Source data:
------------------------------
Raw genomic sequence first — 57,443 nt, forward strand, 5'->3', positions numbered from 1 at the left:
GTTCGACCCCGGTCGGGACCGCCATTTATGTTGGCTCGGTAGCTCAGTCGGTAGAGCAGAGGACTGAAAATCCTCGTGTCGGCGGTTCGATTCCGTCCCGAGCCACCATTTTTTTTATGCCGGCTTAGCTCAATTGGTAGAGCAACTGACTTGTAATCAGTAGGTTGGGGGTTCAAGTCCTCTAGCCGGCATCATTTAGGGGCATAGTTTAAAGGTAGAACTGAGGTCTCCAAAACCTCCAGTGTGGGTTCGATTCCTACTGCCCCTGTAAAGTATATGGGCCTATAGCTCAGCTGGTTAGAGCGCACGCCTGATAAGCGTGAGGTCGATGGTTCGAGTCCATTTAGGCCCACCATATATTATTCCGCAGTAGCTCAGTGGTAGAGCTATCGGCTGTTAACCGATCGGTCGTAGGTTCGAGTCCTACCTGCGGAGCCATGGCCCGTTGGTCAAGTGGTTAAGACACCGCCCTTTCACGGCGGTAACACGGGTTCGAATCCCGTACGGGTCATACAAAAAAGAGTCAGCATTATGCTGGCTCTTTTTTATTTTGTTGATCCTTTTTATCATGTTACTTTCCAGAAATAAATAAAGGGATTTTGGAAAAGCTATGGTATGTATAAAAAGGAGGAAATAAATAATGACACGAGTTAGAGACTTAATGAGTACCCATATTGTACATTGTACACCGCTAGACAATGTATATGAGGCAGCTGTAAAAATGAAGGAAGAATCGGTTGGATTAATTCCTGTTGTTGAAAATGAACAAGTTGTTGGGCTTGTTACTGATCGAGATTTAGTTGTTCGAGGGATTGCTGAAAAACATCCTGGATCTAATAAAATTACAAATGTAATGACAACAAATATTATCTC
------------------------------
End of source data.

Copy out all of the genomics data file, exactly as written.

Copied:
Raw genomic sequence first — 57,443 nt, forward strand, 5'->3', positions numbered from 1 at the left:
GTTCGACCCCGGTCGGGACCGCCATTTATGTTGGCTCGGTAGCTCAGTCGGTAGAGCAGAGGACTGAAAATCCTCGTGTCGGCGGTTCGATTCCGTCCCGAGCCACCATTTTTTTTATGCCGGCTTAGCTCAATTGGTAGAGCAACTGACTTGTAATCAGTAGGTTGGGGGTTCAAGTCCTCTAGCCGGCATCATTTAGGGGCATAGTTTAAAGGTAGAACTGAGGTCTCCAAAACCTCCAGTGTGGGTTCGATTCCTACTGCCCCTGTAAAGTATATGGGCCTATAGCTCAGCTGGTTAGAGCGCACGCCTGATAAGCGTGAGGTCGATGGTTCGAGTCCATTTAGGCCCACCATATATTATTCCGCAGTAGCTCAGTGGTAGAGCTATCGGCTGTTAACCGATCGGTCGTAGGTTCGAGTCCTACCTGCGGAGCCATGGCCCGTTGGTCAAGTGGTTAAGACACCGCCCTTTCACGGCGGTAACACGGGTTCGAATCCCGTACGGGTCATACAAAAAAGAGTCAGCATTATGCTGGCTCTTTTTTATTTTGTTGATCCTTTTTATCATGTTACTTTCCAGAAATAAATAAAGGGATTTTGGAAAAGCTATGGTATGTATAAAAAGGAGGAAATAAATAATGACACGAGTTAGAGACTTAATGAGTACCCATATTGTACATTGTACACCGCTAGACAATGTATATGAGGCAGCTGTAAAAATGAAGGAAGAATCGGTTGGATTAATTCCTGTTGTTGAAAATGAACAAGTTGTTGGGCTTGTTACTGATCGAGATTTAGTTGTTCGAGGGATTGCTGAAAAACATCCTGGATCTAATAAAATTACAAATGTAATGACAACAAATATTATCTC